RNA extends Click in three ways (Figure 3). First, the protocol configuration files are used only to specify the modules that are available for composition, not the composition order (as in conventional Click). These modules may or may not be used depending on the RNA metaprotocol instantiation process, discussed below. Second, some RNA modules actively drive the composition of other modules, whereas all existing Click modules are passive. A small number of Click internal functions that execute the composition were exposed to enable the composition to be driven by the modules. A new control interface was added to enable cross-module and cross-protocol discovery and control.
Figure 3 Modified Click
To understand metaprotocol operation, consider the stack shown in Figure 4(c). The stack is composed to two trivial protocols, both of which are instantiations of the same metaprotocol. There is a similar stack at the remote peer. The stack is constructed bottom up with the instance2 following instance1, as shown in Figure 4(a) and 4(b). In both cases the metaprotocol is instantiated with three basic capabilities – discovery, peer negotiation and composition – but no other functionality. The protocol discovers the context of operation and feasible compositions, iteratively negotiates with peer to select one of them, and executes the selected composition.
This minimal protocol discovers its context, i.e., goals, composition rules, available composable modules, downstream protocols and peers within the protocol. The method used to discover each is different. The composition rules, including preferences and constraints, are available as a template module that may be queried at runtime. The template is discussed in more detail in Sec. IV.D. The goal of the composition may be specified in the template, as a parameter to the metaprotocol, or through the control interface from another element coordinating the entire stack. The list of modules available for composition is discovered using a combination of Click and the RNA control interface. The protocol endpoints may be implicit, such as when the lower layer connects to only one other endpoint, or explicitly specified. When endpoints are specified, the information may be exact or in terms of parameters for the discovery function at next lower layer.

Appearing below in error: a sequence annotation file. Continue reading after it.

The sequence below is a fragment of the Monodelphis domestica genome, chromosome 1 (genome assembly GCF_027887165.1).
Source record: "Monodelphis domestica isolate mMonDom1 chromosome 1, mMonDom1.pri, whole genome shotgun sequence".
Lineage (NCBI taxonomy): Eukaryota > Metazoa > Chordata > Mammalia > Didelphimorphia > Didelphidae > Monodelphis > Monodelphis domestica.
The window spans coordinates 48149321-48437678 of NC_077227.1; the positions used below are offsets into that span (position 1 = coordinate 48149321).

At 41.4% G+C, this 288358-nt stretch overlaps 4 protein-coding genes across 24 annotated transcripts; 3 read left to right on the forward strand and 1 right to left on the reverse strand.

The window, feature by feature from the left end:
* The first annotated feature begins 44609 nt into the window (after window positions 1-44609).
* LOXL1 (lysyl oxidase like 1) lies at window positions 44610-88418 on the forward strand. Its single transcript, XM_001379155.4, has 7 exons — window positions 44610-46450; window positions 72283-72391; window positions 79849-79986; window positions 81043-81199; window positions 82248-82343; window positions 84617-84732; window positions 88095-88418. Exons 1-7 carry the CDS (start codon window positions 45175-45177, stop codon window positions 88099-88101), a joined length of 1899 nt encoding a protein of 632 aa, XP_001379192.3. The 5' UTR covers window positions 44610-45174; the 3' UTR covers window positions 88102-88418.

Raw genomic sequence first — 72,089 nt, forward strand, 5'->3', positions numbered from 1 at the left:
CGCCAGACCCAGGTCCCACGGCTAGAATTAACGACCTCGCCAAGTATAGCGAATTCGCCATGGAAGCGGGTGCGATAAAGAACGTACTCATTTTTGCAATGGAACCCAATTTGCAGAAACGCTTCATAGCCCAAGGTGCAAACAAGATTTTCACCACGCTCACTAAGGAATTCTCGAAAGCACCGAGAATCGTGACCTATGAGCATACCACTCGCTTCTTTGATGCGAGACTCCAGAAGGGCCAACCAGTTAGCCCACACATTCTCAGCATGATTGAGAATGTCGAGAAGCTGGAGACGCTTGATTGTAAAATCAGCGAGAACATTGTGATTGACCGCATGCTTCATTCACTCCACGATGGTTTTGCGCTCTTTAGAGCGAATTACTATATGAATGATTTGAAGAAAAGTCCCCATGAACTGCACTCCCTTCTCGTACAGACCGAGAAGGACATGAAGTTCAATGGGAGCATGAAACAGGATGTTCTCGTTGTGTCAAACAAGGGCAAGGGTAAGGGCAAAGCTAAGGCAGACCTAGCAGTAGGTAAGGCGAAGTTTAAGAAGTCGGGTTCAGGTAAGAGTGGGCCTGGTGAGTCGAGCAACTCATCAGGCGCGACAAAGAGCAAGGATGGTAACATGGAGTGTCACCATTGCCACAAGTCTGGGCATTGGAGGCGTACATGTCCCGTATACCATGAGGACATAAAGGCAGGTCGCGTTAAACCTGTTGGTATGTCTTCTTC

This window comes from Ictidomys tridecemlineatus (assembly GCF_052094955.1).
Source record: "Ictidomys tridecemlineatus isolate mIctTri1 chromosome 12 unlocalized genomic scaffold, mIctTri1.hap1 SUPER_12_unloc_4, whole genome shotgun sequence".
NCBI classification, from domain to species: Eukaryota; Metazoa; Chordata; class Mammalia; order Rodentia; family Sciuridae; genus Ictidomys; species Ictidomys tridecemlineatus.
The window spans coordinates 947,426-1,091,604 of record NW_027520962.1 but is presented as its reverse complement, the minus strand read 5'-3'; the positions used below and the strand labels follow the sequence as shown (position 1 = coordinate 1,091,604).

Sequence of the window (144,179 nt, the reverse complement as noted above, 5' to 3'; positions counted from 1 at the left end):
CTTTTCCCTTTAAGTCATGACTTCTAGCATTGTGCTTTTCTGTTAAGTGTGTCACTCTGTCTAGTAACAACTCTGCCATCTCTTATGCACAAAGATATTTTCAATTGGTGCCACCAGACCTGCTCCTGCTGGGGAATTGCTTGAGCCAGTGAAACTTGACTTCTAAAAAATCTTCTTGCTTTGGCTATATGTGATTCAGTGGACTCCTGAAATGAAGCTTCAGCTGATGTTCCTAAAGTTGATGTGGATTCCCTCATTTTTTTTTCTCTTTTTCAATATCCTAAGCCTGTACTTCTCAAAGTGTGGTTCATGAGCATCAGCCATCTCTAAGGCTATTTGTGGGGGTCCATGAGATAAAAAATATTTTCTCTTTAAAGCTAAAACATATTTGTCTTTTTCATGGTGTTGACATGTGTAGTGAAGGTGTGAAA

Figure 4 Construction of an RNA metaprotocol stack
Figure 5 Composition process
Endpoints with the minimal protocol instantiated and the communication path established go through a negotiation process to identify functionality that is acceptable to both ends (Figure 5). The negotiation process is iterative and uses a shared language to describe the functionality. The language is also used for cross-layer control operations, and is based on the notion of a template and patterns that is discussed later in this section. Once an agreement is reached, the composition is executed and the protocol is functional. Once instance1 is completed, the metaprotocol is instantiated a second time, as instance2. This minimal protocol goes through similar negotiation process as instance1 and takes into account the functionality already provided by instance1.
Protocol construction is an open-ended process. Unlike existing protocols that are instantiated once and remain fixed during a system lifetime, an RNA protocol instance may change over time. Initial composition is just the beginning of a cycle of ongoing reevaluation, driven by changes in goals, context, and the nature of communication. The prototype supports a simple recomposition process that is triggered using ad hoc methods such as a timer callback and a management message from adjacent layers indicating changes therein.
We discuss the various components of the prototype below.
The global namespace provided by Click is not visible outside the Click process and host. We add a cross-host namespace for components and composed functionality for use during control communication between peers and layers. Each type name, such as buffer or ordered delivery, carries its own syntax and semantics. In case of cross-layer/cross-module communication, it also specifies a control interface understood by other modules when they use the name. Although this namespace is shared only between communicating endpoints, they are currently expected to be global, due to cost of maintaining a new namespace among each pair of endpoints. There are significant challenges associated with this namespace, as with any other ontology. This additional cost may be offset by the gains from reduced protocol complexity and the improved ability to evolve over time.